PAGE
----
The advent of IWB hybrid holsters brought a new, and now, very popular means of concealed carry. Not only have hybrid holster taken concealed carry by storm, OWB hybrid holster are also becoming popular. This article; however, focuses in on the IWB hybrid holster. Specifically, not about what the IWB holster does for us, but what we need to do for the IWB Hybrid holster.
IWB hybrid holsters are probably the easiest holster to slap into place and begin to use on a daily basis over many other holster types and materials. But, the IWB hybrid holster is not without its considerations. We hope to address those considerations in this brief article.
Not being an expert on hybrid holsters by any means, especially in the leather care department, I enlisted the help of my good friend, Steve, who is a retired leather smith and knows his way around things leather. Steve is also known by his Gun Toters forum name of M1911A1. Steve’s contribution can be read at LEATHER BACKING CARE.
Let’s start this out with a few precautions regarding IWB hybrid holsters.
When you first receive your Kydex gear it is advised to test fit it with an unloaded and safe weapon to make sure there is no contact with your trigger. If you believe there is contact between the trigger and Kydex, do not use the item and contact the manufacturer.
KYDEX® plastic combines the beneficial characteristics of acrylic and PVC. It has superior rigidity and formability but is also tough, chemical resistant, and resilient.
Of the few precautions associated with an IWB hybrid holster, the primary precaution could be summed up in one word – heat; more specifically, excessive heat. Kydex, the outer shell of the IWB hybrid holster, is a thermoformed plastic. If subjected to high heat, it can lose shape. It is advised not to leave your Kydex gear in a hot car on a summer day or anywhere that is subject to extreme and/or direct heat.
The backing material may be made of cowhide (10-12 ounce) or horsehide (7-9 ounce) or even of a synthetic material. The backing may be single layer or double layer. The backing may also consist of two different materials; one for the backer and one for a liner. Layers are usually glued, stitched, and/or heat bonded. Cowhide wears extremely well and horsehide is poplar for its water/sweat resistant properties, although “pressed” cowhide is becoming popular as a substitute for horsehide. Backing colors may range from natural to heavily-dyed and most are sealed and buffed in the high-wear areas.
Tan me hide when I’m dead, Fred
Tan me hide when I’m dead
So we tanned his hide when he died, Clyde
And that’s it hangin’ on the shed!!
– Lyrics from: Tie Me Kangaroo Down Sport,Rolf Harris
Tanning hide into leather involves a process which permanently alters the protein structure of skin. Tanning can be performed with either vegetable or mineral methods. Vegetable-tanned hide is not very flexible and is used for luggage, furniture, footwear, belts, and other clothing accessories. Many gun belts and holsters have been “vegetable” tanned. Chrome tanning is faster than vegetable tanning (less than a day for this part of the process) and produces a stretchable leather which is excellent for use in handbags and garments. Chances are that a “Chrome” tanning process is used for most IWB hybrid holster products. For more information about leather tanning, see Tanning: https://en.wikipedia.org/wiki/Tanning.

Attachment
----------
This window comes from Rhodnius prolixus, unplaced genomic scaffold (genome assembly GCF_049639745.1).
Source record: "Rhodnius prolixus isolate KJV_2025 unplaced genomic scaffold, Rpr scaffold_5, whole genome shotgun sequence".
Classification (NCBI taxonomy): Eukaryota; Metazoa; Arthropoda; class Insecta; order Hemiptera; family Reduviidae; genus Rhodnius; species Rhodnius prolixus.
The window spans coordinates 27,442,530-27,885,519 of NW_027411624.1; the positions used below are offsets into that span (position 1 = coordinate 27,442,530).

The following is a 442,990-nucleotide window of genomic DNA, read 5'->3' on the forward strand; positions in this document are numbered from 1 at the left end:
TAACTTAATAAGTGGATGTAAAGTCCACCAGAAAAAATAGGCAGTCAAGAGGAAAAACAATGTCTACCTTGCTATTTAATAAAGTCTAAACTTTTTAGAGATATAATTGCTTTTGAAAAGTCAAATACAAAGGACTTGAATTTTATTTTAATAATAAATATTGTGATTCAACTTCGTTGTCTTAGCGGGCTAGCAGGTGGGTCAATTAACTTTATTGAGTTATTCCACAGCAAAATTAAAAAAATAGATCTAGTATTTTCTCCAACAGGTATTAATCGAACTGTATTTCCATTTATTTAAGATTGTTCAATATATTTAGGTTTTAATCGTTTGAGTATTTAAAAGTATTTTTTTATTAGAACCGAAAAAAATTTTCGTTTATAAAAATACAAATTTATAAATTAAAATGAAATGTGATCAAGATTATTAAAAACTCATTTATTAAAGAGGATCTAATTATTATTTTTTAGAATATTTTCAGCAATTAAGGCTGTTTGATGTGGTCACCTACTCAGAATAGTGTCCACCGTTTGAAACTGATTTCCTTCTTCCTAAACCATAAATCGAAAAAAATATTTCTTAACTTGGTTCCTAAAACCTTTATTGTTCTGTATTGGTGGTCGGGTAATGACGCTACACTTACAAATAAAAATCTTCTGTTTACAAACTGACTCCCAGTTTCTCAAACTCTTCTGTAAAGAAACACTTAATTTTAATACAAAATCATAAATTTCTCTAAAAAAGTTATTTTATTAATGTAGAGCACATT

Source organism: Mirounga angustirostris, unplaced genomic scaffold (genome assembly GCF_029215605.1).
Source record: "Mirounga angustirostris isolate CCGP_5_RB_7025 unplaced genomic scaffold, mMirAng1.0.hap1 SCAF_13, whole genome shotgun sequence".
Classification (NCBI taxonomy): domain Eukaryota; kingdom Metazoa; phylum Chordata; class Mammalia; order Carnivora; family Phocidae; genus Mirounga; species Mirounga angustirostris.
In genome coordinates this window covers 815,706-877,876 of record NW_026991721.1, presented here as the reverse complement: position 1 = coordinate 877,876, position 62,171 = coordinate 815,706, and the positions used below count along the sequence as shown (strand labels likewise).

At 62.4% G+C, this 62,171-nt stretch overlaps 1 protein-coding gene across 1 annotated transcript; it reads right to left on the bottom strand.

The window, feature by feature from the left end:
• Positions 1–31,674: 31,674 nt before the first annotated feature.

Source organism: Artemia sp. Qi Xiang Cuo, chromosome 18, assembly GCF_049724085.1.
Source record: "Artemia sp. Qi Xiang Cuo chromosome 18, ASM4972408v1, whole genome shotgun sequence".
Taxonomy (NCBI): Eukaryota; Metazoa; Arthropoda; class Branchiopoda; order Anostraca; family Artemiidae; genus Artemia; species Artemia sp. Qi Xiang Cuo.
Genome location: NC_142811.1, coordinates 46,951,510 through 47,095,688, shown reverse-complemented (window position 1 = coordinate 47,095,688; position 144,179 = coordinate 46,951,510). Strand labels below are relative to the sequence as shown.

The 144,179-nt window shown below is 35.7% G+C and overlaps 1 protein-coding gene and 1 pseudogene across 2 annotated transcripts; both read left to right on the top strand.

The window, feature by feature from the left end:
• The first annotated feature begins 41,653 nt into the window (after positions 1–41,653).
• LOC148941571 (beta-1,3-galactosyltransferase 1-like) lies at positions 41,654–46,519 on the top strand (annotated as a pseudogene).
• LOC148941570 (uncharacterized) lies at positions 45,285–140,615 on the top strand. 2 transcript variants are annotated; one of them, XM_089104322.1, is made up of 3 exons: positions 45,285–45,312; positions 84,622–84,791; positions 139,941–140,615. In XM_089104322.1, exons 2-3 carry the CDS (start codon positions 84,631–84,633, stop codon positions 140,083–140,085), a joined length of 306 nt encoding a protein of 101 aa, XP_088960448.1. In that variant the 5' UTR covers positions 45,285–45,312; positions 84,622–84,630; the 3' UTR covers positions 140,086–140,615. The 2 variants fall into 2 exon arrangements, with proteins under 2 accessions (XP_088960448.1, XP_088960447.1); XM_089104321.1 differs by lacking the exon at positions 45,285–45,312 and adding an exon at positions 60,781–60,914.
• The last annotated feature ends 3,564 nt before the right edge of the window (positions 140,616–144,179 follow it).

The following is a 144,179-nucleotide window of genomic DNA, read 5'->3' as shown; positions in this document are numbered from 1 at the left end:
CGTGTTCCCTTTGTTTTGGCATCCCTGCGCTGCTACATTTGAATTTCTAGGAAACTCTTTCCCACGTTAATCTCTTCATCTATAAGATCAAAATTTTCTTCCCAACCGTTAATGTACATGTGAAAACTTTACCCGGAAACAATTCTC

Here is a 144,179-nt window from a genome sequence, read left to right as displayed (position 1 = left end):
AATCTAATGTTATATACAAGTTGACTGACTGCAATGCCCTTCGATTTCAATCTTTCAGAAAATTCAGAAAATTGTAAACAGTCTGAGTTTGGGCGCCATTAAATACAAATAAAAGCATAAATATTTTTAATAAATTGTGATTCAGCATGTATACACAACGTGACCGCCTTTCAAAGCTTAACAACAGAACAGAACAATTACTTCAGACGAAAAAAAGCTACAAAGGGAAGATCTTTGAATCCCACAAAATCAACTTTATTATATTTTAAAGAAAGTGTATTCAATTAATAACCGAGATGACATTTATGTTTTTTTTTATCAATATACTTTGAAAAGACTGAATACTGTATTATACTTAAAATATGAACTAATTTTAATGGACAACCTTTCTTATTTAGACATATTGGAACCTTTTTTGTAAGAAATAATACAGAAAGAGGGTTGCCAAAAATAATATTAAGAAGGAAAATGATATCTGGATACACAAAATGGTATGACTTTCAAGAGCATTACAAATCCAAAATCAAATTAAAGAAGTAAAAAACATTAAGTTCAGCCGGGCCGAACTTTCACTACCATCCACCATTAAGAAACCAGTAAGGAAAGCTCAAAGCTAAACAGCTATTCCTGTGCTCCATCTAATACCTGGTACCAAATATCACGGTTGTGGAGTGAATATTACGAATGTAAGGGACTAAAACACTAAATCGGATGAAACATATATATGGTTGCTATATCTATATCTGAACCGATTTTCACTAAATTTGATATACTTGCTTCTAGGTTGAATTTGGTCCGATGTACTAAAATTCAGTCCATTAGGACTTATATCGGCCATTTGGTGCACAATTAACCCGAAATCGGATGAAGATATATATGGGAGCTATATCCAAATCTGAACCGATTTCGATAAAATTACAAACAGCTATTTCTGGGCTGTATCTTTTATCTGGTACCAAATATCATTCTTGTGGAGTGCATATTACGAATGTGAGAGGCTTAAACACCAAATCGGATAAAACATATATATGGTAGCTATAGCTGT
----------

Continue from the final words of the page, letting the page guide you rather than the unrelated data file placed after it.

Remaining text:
For care considerations for the leather backing, see LEATHER BACKING CARE (see how well that lead-in worked out!).
Break-in of the holster will take place over a period of time depending on a few variables. Like any great baseball glove, it will get better with time. The leather will form to your exact torso contours.
Some IWB Hybrid holsters are better at forming to your body than others. Some manufacturers simply attach a backing to a shell (or vice-versa) and call it a day without regarding how the bending of backing material and the interaction with the Kydex shell takes place. There are some manufactures that, during manufacturing, provide a “give” area that allows the backing to form to the body without placing stress on the Kydex shell mounts. In other words, I would give “Bob’s Bargain Basement and Hybrid Holsters” a pass on without looking, thank you.
Give the IWB Hybrid holster some time to settle into your body before making adjustments for cant, height, and tension.
I once wrote an article on cant (Holster Cant – What You Can and Can’t Do About It: http://guntoters.com/blog/2015/06/26/holster-cant-what-you-can-and-cant-do-about-it/) and I hope that you take the time to read it at a later time.
Fortunately, there are many IWB Hybrid holsters that provide a number of ways to adjust an IWN Hybrid holster for cant. A cant adjustment range of 0-degrees to 35-degrees is not uncommon and holsters are usually shipped with a built-in 15-degree (FBI) positive cant.
The beauty of having these cant adjustments to you is that you can experiment with cant angles until you find the one that benefits you best – and you should be experimenting. You just may find that the cant that you have lived with for so long is not the best for you or for how you wish to carry the firearm.
A few minutes playing with cant adjustments just may turn your IWB hybrid holster from a hip holster to an appendix holster or even a cross-draw holster.
Anytime you remove the screws, be sure to use blue Loctite on mounting and tension screws.
HOLSTER RIDE HEIGHT ADJUSTMENT:
The ride height of a holster can be expressed two ways; how much of the firearm is above the waist or how much of the firearm is below the waist. Holster ride heights are usually expressed in terms like; high-ride, mid-ride, or low-ride.
Sometimes the holster ride height may need to be low to prevent a short barreled firearm from being pressed outward from the body at the butt, or because the operator has long arms and a mid-ride or high-ride position places too much strain on the shoulder to achieve a good draw stroke.